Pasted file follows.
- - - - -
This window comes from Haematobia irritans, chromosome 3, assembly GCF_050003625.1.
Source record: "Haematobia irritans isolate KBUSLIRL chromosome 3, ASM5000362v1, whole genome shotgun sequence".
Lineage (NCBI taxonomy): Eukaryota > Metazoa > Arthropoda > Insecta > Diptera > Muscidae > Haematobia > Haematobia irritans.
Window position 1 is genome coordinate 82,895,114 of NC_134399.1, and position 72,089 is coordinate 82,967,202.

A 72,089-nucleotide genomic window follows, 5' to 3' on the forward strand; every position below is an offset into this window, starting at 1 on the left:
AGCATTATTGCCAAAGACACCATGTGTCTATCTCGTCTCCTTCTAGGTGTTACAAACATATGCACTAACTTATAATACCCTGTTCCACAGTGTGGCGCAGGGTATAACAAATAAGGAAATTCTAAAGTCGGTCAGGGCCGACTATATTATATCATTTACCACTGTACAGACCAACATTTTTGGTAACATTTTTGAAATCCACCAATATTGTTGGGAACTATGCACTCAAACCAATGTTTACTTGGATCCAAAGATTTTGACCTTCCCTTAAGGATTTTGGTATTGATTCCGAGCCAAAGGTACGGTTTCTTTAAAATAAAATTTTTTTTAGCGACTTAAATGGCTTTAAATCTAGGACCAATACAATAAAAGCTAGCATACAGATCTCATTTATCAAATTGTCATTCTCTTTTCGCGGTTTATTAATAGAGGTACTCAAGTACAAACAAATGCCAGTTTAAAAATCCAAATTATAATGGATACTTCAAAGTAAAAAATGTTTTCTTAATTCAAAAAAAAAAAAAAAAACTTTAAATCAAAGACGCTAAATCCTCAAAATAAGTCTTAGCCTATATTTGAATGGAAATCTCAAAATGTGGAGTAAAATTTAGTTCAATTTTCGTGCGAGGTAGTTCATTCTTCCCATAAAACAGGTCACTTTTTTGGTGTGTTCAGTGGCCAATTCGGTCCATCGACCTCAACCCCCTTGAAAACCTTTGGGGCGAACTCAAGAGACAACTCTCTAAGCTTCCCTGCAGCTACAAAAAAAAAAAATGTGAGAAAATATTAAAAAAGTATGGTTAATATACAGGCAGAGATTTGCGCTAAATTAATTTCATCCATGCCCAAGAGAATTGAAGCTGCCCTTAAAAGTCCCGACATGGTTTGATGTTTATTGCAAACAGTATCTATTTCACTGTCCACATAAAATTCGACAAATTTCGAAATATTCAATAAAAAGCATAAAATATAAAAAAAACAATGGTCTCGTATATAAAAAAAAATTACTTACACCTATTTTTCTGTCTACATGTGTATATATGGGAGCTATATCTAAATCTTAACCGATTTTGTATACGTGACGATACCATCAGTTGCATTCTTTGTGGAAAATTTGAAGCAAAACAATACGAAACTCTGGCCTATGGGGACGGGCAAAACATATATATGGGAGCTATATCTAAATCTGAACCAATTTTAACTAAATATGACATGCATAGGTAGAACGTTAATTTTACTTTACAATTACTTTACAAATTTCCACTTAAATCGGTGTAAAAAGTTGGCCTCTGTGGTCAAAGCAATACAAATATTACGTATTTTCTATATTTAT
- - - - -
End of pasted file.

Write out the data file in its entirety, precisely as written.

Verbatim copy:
This window comes from Haematobia irritans, chromosome 3, assembly GCF_050003625.1.
Source record: "Haematobia irritans isolate KBUSLIRL chromosome 3, ASM5000362v1, whole genome shotgun sequence".
Lineage (NCBI taxonomy): Eukaryota > Metazoa > Arthropoda > Insecta > Diptera > Muscidae > Haematobia > Haematobia irritans.
Window position 1 is genome coordinate 82,895,114 of NC_134399.1, and position 72,089 is coordinate 82,967,202.

A 72,089-nucleotide genomic window follows, 5' to 3' on the forward strand; every position below is an offset into this window, starting at 1 on the left:
AGCATTATTGCCAAAGACACCATGTGTCTATCTCGTCTCCTTCTAGGTGTTACAAACATATGCACTAACTTATAATACCCTGTTCCACAGTGTGGCGCAGGGTATAACAAATAAGGAAATTCTAAAGTCGGTCAGGGCCGACTATATTATATCATTTACCACTGTACAGACCAACATTTTTGGTAACATTTTTGAAATCCACCAATATTGTTGGGAACTATGCACTCAAACCAATGTTTACTTGGATCCAAAGATTTTGACCTTCCCTTAAGGATTTTGGTATTGATTCCGAGCCAAAGGTACGGTTTCTTTAAAATAAAATTTTTTTTAGCGACTTAAATGGCTTTAAATCTAGGACCAATACAATAAAAGCTAGCATACAGATCTCATTTATCAAATTGTCATTCTCTTTTCGCGGTTTATTAATAGAGGTACTCAAGTACAAACAAATGCCAGTTTAAAAATCCAAATTATAATGGATACTTCAAAGTAAAAAATGTTTTCTTAATTCAAAAAAAAAAAAAAAAACTTTAAATCAAAGACGCTAAATCCTCAAAATAAGTCTTAGCCTATATTTGAATGGAAATCTCAAAATGTGGAGTAAAATTTAGTTCAATTTTCGTGCGAGGTAGTTCATTCTTCCCATAAAACAGGTCACTTTTTTGGTGTGTTCAGTGGCCAATTCGGTCCATCGACCTCAACCCCCTTGAAAACCTTTGGGGCGAACTCAAGAGACAACTCTCTAAGCTTCCCTGCAGCTACAAAAAAAAAAAATGTGAGAAAATATTAAAAAAGTATGGTTAATATACAGGCAGAGATTTGCGCTAAATTAATTTCATCCATGCCCAAGAGAATTGAAGCTGCCCTTAAAAGTCCCGACATGGTTTGATGTTTATTGCAAACAGTATCTATTTCACTGTCCACATAAAATTCGACAAATTTCGAAATATTCAATAAAAAGCATAAAATATAAAAAAAACAATGGTCTCGTATATAAAAAAAAATTACTTACACCTATTTTTCTGTCTACATGTGTATATATGGGAGCTATATCTAAATCTTAACCGATTTTGTATACGTGACGATACCATCAGTTGCATTCTTTGTGGAAAATTTGAAGCAAAACAATACGAAACTCTGGCCTATGGGGACGGGCAAAACATATATATGGGAGCTATATCTAAATCTGAACCAATTTTAACTAAATATGACATGCATAGGTAGAACGTTAATTTTACTTTACAATTACTTTACAAATTTCCACTTAAATCGGTGTAAAAAGTTGGCCTCTGTGGTCAAAGCAATACAAATATTACGTATTTTCTATATTTAT